INDIANAPOLIS – Indiana retailers can expect a formal notice and warning from state and local officials that continued synthetic drug sales could cost them their business.
Marion County Prosecutor Terry Curry and Indiana Attorney General Greg Zoeller teamed up recently to launch initiatives aimed at getting synthetic drugs like “bath salts” and “spice” off retailers’ shelves. According to a new state law, retail merchants – like smoke shops and convenience stores – caught selling the drugs will face penalties including the loss of their retail merchant certificate of business for one year.
“In joining forces with the Indiana Attorney General, we are sending a message that we will not tolerate the distribution of such obviously dangerous drugs in our community,” Curry said. “We are determined to put an end to the sale of synthetic drugs, and we will pursue all available remedies at our disposal including criminal prosecution.”
Curry said the Marion County Prosecutor’s Office is coordinating with the Indianapolis Metropolitan Police Department to hand-deliver a warning letter to central Indiana retailers to put them on notice that his office will aggressively prosecute any person or business involved in the sale of these dangerous substances. Even if the chemical composition of such items does not match the current statutory definition of synthetic drugs, Curry will still pursue prosecution under laws that prohibit dealing in a substance represented to be a controlled substance or dealing in a look-a-like substance.
Synthetic drugs are made to mirror the highs associated with marijuana or cocaine, but sold openly under the guise of “plant food,” “bath salts,” “potpourri,” “incense” or “spice.” While the packaging is labeled not for human consumption the products are often taken orally, inhaled or injected. These drugs can cause dangerously high body temperatures, racing heart rates, high blood pressure, and permanent organ damage, and the psychotic effect of these substances can last for several days.
“This collaborative effort between state and local officials is intended to send a strong message to businesses who continue to sell synthetic drugs despite the law and the risks to the public,” Zoeller said. “Law enforcement and health officials agree that the danger of having these drugs in the open marketplace and available to the public is significant. It is our responsibility to use the resources available to prevent these unregulated and illegal drugs from being available on the shelves at the corner store.”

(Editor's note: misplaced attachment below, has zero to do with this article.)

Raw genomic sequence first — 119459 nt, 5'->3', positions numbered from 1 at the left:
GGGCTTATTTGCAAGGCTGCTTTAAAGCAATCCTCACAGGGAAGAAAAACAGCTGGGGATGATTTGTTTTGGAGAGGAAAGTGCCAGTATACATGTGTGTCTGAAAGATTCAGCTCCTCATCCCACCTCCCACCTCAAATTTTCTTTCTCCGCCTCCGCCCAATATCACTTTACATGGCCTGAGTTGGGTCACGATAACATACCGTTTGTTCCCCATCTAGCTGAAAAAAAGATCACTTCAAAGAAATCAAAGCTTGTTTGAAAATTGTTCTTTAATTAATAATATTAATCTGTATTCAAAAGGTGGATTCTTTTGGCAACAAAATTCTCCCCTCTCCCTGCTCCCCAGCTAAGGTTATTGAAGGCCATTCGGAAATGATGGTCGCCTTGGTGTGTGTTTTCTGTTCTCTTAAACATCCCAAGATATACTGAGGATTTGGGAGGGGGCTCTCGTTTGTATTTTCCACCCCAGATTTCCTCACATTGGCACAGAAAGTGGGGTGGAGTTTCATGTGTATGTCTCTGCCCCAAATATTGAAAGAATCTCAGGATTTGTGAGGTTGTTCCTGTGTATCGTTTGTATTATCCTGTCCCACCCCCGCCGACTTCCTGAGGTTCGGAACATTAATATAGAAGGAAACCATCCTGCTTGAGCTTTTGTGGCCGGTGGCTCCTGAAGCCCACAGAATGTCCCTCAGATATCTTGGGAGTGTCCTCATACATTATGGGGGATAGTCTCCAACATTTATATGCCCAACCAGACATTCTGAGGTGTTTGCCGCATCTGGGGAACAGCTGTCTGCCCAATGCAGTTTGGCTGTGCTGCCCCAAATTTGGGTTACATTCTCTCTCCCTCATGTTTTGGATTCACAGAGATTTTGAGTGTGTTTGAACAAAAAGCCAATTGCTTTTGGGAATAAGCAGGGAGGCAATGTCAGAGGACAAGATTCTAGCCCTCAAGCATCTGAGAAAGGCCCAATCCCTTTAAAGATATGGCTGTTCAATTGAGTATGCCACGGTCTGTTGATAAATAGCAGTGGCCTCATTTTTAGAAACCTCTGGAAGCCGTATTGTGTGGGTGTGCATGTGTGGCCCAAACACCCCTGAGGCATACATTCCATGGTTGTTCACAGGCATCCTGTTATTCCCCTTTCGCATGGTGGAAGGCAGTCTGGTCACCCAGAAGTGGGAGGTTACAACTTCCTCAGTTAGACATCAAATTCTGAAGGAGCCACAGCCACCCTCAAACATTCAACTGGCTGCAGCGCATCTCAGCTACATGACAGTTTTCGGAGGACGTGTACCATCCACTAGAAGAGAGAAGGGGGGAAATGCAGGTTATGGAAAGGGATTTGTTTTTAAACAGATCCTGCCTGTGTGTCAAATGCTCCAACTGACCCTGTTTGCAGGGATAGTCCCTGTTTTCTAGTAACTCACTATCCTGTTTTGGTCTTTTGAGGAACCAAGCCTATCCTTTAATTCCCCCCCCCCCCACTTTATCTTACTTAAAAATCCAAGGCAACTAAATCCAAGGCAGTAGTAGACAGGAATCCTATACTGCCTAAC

The Indiana Attorney General’s Office, Indiana State Police, Indiana State Department of Health, Indiana Department of Revenue, Indiana Board of Pharmacy and Indiana Sheriffs Association have also joined forces on the state level to issue a legal notice to all Indiana retailers.
Zoeller said this statewide notice details the penalties and consequences for legal violations in relation to synthetic drug production and distribution. The document also emphasizes that retailers’ reliance on packaging representations, supplier representations and lab reports are done at their own risk.
The Attorney General’s Office is also asking retailers to sign a “Synthetic Drug Community Protection Agreement” to stop selling the illegal products and relinquish related inventory to the Drug Enforcement Administration. If the agreement is violated, the document will be used to establish the owner’s knowledge of and intent to violate applicable Indiana and federal law.
State legislators added bath salts and more than 60 other substances this year to the list of banned synthetic drugs. Zoeller said criminals alter the chemical make-up of the drugs to include substances not on the list to skirt the law. To help combat this problem the Indiana Board of Pharmacy now has rulemaking authority to add any substances that have been listed by other states or the federal government.